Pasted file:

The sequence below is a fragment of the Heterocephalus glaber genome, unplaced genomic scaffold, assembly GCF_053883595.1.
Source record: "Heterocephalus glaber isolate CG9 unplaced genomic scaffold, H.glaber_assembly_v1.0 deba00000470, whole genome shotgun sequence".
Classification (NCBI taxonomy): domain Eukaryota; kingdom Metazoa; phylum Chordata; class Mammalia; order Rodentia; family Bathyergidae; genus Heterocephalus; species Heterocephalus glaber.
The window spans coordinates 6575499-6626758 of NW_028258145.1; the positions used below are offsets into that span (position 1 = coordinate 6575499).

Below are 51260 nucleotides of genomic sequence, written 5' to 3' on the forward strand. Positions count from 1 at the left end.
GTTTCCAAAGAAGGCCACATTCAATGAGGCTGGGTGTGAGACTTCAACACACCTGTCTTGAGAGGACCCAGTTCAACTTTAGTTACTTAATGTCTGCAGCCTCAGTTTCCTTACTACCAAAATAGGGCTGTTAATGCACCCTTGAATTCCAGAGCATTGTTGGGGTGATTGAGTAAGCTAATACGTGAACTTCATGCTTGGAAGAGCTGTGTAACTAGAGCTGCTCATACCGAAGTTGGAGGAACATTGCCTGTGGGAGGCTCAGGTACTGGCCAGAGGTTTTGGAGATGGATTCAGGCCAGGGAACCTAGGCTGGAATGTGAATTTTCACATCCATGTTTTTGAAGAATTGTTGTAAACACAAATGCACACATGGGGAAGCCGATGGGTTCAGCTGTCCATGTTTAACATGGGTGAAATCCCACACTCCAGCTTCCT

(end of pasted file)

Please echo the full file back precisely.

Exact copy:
The sequence below is a fragment of the Heterocephalus glaber genome, unplaced genomic scaffold, assembly GCF_053883595.1.
Source record: "Heterocephalus glaber isolate CG9 unplaced genomic scaffold, H.glaber_assembly_v1.0 deba00000470, whole genome shotgun sequence".
Classification (NCBI taxonomy): domain Eukaryota; kingdom Metazoa; phylum Chordata; class Mammalia; order Rodentia; family Bathyergidae; genus Heterocephalus; species Heterocephalus glaber.
The window spans coordinates 6575499-6626758 of NW_028258145.1; the positions used below are offsets into that span (position 1 = coordinate 6575499).

Below are 51260 nucleotides of genomic sequence, written 5' to 3' on the forward strand. Positions count from 1 at the left end.
GTTTCCAAAGAAGGCCACATTCAATGAGGCTGGGTGTGAGACTTCAACACACCTGTCTTGAGAGGACCCAGTTCAACTTTAGTTACTTAATGTCTGCAGCCTCAGTTTCCTTACTACCAAAATAGGGCTGTTAATGCACCCTTGAATTCCAGAGCATTGTTGGGGTGATTGAGTAAGCTAATACGTGAACTTCATGCTTGGAAGAGCTGTGTAACTAGAGCTGCTCATACCGAAGTTGGAGGAACATTGCCTGTGGGAGGCTCAGGTACTGGCCAGAGGTTTTGGAGATGGATTCAGGCCAGGGAACCTAGGCTGGAATGTGAATTTTCACATCCATGTTTTTGAAGAATTGTTGTAAACACAAATGCACACATGGGGAAGCCGATGGGTTCAGCTGTCCATGTTTAACATGGGTGAAATCCCACACTCCAGCTTCCT